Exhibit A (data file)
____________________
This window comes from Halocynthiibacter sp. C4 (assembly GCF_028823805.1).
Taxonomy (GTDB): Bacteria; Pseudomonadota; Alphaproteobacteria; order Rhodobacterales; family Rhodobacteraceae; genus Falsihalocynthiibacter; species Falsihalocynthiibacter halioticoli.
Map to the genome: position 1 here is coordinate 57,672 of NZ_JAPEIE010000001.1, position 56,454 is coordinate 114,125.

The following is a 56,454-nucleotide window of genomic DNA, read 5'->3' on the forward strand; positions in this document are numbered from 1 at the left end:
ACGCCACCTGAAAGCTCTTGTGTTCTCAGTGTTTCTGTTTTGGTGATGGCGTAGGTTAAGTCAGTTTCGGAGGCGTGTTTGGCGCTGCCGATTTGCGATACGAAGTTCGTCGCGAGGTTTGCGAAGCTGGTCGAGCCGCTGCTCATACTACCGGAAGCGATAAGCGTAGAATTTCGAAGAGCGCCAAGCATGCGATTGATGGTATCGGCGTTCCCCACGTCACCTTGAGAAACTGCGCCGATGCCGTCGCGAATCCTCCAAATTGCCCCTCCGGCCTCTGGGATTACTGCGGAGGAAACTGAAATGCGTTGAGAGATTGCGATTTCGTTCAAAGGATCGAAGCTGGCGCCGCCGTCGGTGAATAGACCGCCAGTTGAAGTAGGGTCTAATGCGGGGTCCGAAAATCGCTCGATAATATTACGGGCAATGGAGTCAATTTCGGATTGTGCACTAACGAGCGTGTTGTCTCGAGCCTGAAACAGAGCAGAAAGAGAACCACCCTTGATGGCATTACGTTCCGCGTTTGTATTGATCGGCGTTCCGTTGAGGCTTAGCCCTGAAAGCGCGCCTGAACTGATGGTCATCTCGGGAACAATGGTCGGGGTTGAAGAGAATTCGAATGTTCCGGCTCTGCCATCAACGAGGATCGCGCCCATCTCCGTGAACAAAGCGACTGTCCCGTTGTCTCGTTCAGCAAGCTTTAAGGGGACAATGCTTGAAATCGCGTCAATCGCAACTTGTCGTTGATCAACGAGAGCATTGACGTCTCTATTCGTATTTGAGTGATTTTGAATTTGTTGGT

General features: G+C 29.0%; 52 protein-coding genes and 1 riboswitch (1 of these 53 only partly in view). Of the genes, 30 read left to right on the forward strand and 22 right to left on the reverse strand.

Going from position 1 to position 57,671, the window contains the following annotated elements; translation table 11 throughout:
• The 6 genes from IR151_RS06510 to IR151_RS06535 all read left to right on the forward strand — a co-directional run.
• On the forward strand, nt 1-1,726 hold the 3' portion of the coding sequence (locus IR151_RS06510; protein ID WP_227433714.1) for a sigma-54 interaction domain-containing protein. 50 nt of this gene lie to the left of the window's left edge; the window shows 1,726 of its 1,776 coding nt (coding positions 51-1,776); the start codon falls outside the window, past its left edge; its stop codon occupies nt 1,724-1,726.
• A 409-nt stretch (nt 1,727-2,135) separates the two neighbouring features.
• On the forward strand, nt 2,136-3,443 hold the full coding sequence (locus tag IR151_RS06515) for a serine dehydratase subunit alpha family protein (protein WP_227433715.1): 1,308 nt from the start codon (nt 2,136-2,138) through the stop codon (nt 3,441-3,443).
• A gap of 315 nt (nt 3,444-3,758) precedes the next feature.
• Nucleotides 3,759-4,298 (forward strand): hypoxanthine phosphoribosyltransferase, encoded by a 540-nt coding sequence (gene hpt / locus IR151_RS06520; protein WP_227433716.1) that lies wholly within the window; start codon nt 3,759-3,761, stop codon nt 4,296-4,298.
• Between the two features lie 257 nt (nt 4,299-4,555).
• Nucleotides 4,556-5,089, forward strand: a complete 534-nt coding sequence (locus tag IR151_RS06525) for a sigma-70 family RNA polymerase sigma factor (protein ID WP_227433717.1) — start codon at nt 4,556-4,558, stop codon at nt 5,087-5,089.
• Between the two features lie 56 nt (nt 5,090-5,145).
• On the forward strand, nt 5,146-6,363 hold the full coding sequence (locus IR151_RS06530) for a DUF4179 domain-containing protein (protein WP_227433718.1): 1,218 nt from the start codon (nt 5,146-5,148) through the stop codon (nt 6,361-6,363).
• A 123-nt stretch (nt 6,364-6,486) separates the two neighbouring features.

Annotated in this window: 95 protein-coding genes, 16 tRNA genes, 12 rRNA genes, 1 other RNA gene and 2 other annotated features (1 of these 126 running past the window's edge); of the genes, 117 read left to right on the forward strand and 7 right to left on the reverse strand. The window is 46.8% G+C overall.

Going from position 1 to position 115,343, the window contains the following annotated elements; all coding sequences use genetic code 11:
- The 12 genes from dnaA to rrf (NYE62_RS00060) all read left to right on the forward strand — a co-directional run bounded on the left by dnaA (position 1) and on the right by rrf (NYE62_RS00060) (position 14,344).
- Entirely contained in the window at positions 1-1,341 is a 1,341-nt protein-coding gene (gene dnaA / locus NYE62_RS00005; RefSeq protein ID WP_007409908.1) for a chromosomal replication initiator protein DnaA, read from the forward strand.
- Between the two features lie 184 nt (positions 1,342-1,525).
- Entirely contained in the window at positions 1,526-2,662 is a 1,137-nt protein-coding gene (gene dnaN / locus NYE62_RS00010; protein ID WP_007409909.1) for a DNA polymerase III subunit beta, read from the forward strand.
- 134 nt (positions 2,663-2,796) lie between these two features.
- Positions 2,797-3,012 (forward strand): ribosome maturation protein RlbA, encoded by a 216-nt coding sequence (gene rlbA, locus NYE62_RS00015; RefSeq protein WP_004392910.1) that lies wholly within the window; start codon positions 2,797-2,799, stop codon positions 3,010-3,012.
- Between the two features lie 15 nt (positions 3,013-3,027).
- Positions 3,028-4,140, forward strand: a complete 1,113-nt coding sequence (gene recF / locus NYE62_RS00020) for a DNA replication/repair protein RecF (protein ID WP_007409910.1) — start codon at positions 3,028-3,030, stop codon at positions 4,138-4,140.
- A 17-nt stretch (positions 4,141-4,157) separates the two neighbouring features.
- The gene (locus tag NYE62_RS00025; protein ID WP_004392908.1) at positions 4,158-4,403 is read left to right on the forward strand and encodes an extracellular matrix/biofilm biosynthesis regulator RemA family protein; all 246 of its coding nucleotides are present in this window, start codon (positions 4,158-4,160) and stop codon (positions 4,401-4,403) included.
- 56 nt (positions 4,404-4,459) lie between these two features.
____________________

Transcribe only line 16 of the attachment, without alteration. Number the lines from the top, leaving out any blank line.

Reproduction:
• Between the two features lie 56 nt (nt 5,090-5,145).